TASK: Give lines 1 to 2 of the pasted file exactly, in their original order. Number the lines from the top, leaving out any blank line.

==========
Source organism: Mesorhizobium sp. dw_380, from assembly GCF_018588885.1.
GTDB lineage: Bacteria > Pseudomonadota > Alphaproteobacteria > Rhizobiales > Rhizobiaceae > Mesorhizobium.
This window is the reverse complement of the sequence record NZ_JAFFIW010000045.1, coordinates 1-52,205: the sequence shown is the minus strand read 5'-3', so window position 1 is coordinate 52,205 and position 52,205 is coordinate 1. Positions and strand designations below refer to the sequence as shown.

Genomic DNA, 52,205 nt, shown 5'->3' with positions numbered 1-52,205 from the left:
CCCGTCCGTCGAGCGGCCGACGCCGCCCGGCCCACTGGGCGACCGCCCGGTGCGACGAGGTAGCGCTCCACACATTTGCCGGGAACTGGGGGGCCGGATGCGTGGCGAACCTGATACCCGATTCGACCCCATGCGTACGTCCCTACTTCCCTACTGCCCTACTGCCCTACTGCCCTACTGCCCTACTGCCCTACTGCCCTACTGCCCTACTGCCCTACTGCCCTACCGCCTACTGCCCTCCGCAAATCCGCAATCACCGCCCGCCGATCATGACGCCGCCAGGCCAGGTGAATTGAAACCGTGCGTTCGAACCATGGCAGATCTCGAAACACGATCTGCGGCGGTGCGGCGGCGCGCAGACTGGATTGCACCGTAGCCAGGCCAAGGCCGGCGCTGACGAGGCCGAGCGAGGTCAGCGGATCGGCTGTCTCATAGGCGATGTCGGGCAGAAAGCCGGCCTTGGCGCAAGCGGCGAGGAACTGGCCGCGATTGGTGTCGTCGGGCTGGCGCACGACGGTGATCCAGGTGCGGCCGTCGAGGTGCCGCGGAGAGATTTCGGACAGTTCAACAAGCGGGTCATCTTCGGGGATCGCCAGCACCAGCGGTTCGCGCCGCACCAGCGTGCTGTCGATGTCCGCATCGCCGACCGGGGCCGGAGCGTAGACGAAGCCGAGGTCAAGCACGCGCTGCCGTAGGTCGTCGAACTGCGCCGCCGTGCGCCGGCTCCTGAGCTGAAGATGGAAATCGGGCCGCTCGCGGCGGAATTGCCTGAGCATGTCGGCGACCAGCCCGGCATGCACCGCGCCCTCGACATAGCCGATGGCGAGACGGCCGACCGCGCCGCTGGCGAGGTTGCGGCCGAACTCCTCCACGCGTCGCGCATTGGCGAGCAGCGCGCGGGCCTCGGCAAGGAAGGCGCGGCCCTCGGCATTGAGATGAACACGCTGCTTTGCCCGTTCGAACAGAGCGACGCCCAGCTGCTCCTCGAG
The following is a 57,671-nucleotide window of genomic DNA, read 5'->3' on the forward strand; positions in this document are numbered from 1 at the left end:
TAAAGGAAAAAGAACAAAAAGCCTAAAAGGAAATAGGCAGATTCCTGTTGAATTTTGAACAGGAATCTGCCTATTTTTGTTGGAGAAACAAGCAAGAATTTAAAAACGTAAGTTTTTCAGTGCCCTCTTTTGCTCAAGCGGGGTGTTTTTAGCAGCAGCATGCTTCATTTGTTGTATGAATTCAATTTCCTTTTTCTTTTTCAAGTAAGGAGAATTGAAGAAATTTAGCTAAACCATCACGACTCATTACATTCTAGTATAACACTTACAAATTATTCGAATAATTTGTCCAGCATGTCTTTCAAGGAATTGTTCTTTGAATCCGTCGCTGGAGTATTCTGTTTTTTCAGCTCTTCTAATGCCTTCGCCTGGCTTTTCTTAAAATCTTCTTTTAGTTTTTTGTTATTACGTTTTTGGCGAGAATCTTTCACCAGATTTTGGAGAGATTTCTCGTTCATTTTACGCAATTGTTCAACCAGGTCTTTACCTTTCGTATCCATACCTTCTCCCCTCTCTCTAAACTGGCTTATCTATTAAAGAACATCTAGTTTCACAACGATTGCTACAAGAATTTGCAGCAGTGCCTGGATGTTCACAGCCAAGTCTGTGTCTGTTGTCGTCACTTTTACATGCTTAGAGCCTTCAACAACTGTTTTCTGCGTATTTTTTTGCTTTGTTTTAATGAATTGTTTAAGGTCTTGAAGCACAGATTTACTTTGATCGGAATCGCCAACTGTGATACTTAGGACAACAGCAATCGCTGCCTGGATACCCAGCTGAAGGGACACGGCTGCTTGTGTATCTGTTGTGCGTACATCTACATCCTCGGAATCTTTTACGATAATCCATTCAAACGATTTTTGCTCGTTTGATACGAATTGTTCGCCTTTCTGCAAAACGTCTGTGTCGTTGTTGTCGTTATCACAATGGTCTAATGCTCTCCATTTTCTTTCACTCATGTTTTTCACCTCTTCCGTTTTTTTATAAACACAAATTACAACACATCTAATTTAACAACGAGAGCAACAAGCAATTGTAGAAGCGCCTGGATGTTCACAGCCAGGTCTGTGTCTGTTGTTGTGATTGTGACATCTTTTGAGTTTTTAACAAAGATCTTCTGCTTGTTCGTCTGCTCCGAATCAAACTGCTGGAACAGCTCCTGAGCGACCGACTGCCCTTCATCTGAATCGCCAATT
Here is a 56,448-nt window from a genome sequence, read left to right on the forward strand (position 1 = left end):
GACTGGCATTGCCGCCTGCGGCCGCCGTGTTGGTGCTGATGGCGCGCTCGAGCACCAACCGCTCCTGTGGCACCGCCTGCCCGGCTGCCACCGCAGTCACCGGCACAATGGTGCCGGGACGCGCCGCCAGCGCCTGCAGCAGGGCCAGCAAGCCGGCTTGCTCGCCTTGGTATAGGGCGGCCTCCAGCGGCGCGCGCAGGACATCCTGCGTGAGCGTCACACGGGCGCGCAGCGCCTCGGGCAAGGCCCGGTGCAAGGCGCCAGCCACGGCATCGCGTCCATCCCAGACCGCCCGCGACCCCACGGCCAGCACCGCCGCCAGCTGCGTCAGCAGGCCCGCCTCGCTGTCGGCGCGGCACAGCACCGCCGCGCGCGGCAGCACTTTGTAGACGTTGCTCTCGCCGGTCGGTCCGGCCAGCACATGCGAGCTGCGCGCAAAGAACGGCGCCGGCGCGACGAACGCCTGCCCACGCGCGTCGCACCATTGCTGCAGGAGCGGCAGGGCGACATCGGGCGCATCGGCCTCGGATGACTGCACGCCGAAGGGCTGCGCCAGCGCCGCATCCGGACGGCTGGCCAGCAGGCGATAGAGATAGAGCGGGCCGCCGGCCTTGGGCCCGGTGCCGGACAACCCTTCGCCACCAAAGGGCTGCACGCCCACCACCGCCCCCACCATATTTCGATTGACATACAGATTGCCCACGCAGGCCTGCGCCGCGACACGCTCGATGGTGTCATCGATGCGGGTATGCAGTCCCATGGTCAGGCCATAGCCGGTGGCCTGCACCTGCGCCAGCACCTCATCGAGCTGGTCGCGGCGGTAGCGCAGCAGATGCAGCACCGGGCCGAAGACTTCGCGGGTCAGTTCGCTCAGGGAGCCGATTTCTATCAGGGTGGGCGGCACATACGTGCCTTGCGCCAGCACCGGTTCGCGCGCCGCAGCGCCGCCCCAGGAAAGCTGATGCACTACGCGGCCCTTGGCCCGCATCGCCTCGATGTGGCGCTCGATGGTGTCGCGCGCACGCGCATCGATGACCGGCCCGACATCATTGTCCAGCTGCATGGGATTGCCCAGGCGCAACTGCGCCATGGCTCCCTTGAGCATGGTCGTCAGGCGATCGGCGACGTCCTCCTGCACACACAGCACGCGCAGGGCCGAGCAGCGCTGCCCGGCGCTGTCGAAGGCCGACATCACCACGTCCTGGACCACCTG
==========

Source organism: Mesorhizobium sp. dw_380, from assembly GCF_018588885.1.
GTDB lineage: Bacteria > Pseudomonadota > Alphaproteobacteria > Rhizobiales > Rhizobiaceae > Mesorhizobium.